This piece is part of a two-part series on solutions for economic mobility in Detroit. Read the other story on training Detroiters for work with living wages here.
Chase Cantrell had arrived, and his credentials showed it. He graduated from the premier Renaissance High School, went on to graduate from the University of Michigan undergraduate and law schools and began working in corporate America for a major law firm in Detroit, helping to close client real estate deals.
But upon his arrival, he noticed others had yet to arrive. And he wanted to do something about that.
“I’m a native Detroiter and thought I would come back and practice law and then run for office,” Cantrell told Detour Detroit. “I was doing real estate and corporate law, and I was placed on some of the more complex transactions. And going through all of these was a light bulb that I’m in a [majority] Black city, and all of our clients were white men. This was a pretty stark realization for me that this isn’t Black-led.”
Instead of practicing law and becoming a politician, Cantrell quit his corporate lawyer job, lived in Paris for a year and then came home to Detroit to delve into real estate. Though he was making a lot of money and helping his clients do the same, he wanted more. In particular, he wanted equity in neighborhood development. He talked with mentors about neighborhood equity and began to explore ways to ensure Black folks got in not just on big real estate deals but also those in their own neighborhoods.
In 2016, Cantrell launched Building Community Value, a nonprofit community development organization designed to focus on development projects the community needs, with an aim to get residents involved. He had already begun through BCV to develop projects. Soon, his work got the attention of Janell O’Keefe at the University of Michigan, who heard about BCV, and told Cantrell about a class the university was offering for Detroiters who want to engage in community development in their neighborhoods.
Cantrell was inspired to change BCV’s direction after sitting in on the class. He realized it would be better to teach people what he knew, so he and other minority developers could bring a greater concentration of community development projects to neighborhoods — not just to make money but to offer value to the community.
Cantrell’s desire to help Black developers fits a vast need. According to lender Capital Impact Partners, between 2006 and 2015, only 10% of minority-led development projects in Detroit received financing from the $152 million loaned during those years. And the national real estate organization Urban Land Institute says fewer than 5% of its members identify as Black or African American.
To help Cantrell change this dynamic, Peter Allen, who taught the Michigan class, gave Cantrell the course’s curriculum for BCV.
To ensure this new vision would reach his target community, Cantrell applied and won a $150,000 Knight Cities Challenge grant from the Knight Foundation to develop and execute the real estate development course Better Buildings, Better Blocks. Today, Knight and Ford foundations are major funders. Members of the public also donate.
Accepted applicants pay $100 for the three-month course. The money enrollees pay also helps fund a $3,000 award to the student who develops the best project while in the course. After all students present their projects, students pick their favorite project and Better Buildings, Better Blocks staff tallies those votes. The staff then takes the top four or five projects and a panel of invited judges and teaching staff picks from the list based on the top picks that the students made.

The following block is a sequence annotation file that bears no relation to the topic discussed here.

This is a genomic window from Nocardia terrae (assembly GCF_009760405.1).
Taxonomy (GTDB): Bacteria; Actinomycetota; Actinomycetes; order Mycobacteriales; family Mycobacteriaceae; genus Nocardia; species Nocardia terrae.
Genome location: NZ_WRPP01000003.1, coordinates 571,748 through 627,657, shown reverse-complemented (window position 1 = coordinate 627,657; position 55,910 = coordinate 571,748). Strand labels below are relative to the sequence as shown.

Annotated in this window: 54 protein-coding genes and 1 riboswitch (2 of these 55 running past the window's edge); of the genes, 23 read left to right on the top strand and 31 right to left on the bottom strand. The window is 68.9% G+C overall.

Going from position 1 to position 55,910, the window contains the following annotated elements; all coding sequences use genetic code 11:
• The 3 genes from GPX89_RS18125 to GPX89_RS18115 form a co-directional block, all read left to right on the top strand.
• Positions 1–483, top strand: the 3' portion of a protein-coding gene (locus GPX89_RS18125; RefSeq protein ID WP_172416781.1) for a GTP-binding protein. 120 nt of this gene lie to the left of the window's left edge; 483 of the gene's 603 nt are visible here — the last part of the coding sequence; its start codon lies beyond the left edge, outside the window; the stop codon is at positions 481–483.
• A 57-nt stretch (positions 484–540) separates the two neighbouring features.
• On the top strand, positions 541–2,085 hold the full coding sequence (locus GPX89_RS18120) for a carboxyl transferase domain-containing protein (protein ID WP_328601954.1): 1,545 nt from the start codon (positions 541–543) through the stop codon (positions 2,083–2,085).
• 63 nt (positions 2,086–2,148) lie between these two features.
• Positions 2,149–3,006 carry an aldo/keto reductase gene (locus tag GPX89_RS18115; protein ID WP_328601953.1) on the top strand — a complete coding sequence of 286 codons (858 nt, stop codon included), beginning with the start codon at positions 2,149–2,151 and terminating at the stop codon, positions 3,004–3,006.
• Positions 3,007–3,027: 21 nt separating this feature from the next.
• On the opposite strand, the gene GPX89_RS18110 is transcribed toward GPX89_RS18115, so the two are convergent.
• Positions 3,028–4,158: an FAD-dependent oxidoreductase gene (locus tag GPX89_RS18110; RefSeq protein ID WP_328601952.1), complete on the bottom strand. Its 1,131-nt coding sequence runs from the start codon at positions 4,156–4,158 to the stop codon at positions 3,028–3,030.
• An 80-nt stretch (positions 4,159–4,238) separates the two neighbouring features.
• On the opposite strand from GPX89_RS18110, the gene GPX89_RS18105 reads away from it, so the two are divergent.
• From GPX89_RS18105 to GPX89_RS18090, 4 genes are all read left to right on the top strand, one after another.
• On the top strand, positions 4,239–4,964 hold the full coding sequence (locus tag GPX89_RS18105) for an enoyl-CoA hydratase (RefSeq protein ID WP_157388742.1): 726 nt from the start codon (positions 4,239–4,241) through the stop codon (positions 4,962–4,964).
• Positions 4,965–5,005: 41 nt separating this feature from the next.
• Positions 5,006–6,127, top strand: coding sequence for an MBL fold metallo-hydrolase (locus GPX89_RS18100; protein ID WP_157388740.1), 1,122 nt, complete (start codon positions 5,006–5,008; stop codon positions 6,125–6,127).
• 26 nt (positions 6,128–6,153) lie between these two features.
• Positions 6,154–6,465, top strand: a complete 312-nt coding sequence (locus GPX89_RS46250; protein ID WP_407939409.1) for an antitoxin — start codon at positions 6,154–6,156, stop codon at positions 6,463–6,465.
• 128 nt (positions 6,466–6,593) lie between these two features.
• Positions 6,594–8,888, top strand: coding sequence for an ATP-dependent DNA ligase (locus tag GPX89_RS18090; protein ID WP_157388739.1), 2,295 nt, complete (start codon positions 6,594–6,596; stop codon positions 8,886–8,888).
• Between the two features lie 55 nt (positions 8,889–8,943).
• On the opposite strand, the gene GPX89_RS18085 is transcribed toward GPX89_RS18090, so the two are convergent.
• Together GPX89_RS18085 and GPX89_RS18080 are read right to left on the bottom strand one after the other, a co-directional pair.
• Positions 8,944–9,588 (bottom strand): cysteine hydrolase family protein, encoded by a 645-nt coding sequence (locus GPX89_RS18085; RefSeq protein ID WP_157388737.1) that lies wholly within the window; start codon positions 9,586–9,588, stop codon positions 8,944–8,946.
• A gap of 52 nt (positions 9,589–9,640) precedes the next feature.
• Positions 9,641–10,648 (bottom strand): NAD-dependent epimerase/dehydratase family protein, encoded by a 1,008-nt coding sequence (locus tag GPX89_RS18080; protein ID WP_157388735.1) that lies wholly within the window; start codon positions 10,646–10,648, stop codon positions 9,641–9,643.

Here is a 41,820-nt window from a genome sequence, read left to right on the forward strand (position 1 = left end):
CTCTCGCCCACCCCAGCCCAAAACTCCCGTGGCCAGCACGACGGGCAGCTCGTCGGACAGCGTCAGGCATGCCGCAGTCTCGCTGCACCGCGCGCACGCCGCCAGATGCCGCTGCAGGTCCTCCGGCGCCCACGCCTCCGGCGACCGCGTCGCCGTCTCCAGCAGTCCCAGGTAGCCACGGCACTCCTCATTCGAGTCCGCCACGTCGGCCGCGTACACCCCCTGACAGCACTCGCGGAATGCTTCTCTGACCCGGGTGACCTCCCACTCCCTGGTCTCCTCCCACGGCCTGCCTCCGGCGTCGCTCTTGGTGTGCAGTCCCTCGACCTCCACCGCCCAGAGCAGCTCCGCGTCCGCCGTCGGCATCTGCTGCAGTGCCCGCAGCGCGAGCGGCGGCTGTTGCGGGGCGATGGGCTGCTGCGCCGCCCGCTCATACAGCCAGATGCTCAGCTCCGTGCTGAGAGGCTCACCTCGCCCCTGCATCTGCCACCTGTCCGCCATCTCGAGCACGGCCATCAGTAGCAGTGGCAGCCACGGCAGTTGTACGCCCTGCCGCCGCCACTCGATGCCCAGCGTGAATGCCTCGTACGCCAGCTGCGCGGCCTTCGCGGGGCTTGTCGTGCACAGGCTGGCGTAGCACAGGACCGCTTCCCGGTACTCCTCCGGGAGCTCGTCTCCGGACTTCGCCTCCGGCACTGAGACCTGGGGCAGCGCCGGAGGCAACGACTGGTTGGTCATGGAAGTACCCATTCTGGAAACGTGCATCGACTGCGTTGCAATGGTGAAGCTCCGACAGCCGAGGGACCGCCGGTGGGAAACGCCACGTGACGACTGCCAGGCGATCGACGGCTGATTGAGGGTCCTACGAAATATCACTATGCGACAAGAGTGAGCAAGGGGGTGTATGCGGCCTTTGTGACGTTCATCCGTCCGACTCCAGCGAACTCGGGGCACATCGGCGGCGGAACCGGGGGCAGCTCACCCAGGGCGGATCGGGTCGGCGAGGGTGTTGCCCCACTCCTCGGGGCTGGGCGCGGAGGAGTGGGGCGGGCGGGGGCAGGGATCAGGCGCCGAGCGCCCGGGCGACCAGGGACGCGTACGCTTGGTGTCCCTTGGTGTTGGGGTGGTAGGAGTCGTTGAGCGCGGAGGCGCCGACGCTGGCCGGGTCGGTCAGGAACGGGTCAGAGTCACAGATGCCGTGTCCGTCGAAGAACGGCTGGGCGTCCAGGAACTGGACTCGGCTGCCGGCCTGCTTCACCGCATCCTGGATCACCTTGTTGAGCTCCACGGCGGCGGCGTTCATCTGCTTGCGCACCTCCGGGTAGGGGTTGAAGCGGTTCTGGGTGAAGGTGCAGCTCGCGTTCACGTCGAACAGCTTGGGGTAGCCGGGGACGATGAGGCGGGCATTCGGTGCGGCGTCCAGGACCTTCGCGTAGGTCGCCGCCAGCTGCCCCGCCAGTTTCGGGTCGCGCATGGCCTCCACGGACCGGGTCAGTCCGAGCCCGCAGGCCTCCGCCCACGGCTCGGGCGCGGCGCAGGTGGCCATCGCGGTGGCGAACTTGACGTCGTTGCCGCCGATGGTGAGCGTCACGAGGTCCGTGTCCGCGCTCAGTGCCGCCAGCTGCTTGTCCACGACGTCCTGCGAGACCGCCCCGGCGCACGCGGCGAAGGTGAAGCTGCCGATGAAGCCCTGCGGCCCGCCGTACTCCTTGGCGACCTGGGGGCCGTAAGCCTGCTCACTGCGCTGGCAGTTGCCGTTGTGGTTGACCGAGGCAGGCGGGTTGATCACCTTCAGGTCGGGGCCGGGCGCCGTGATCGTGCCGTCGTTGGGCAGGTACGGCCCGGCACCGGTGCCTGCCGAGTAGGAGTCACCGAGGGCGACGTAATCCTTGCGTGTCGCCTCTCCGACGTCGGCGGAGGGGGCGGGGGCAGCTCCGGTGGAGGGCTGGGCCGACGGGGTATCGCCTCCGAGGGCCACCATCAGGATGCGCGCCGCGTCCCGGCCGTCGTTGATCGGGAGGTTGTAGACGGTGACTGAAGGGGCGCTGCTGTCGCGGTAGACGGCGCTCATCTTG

Applicants to the Better Buildings, Better Blocks course are selected from each of the seven districts in Detroit and from Highland Park and Hamtramck. BCV taps prospective participants, primarily those already into real estate development, who have lived in their neighborhoods a long time and are passionate about their community. They not only want to build a business but also control the vision of their neighborhoods. Cantrell said many who enter BCV are concerned with wealth being stripped away from their communities and the difficulty of purchasing city land, but they have persevered.
BCV accepts cohorts twice a year, in the fall and winter, and averages about 20-30 participants.
BCV is “a program that has become more successful every year,” said Cantrell, noting that its last cohort was the best group yet. “Their projects were polished. Their numbers made sense. Every cohort, we get better at teaching. As new things arise (in the industry), we are able to incorporate them in our teaching.”
BCV teaches its students to know the cost of real estate development projects, work with government entities like the Detroit Land Bank, understand what developers need to present to banks for funding and be aware of barriers that exist for developers.
‘There is no room to fail for Black people’
While BCV is filling a need, Cantrell acknowledges that challenges remain.
“I think the biggest challenge is what happens when someone graduates from the program,” Cantrell said. “There aren’t a lot of financial resources at these (financial) institutions for these projects. Folks can’t get the funding they need.”
Cantrell said BCV has spoken to local banks and Community Development Financial Institutions (CDFIs) to lend to more nontraditional clients, and “we have not found an institution wanting to take on the risk. A lot of time, risk is a code word for systemic racism. There is no room to fail for Black people.”
He said even though CDFIs, which government institutions created to lend to those in economically disadvantaged communities, are supposed to take more risks than traditional banks, it doesn’t always work that way. Even though some of their funding comes from larger banks for the express purpose of lending to those in neighborhoods, in reality, CDFIs have high-interest rates and operate much the same way as banks, Cantrell said.
To combat these barriers, Local Initiatives Support Corporation LISC launched its $250 million Black Economic Development Fund in May to fuel Black-led entities, including banks and real estate development companies. The fund, which raised capital from 11 public and private corporations, has already invested in Black developers in Columbia, S.C., Houston, Jacksonville, Fla., Washington, D.C. and Pittsburgh. Locally, Capital Impact Partners has since 2017 offered Black real estate developers training and finance opportunities.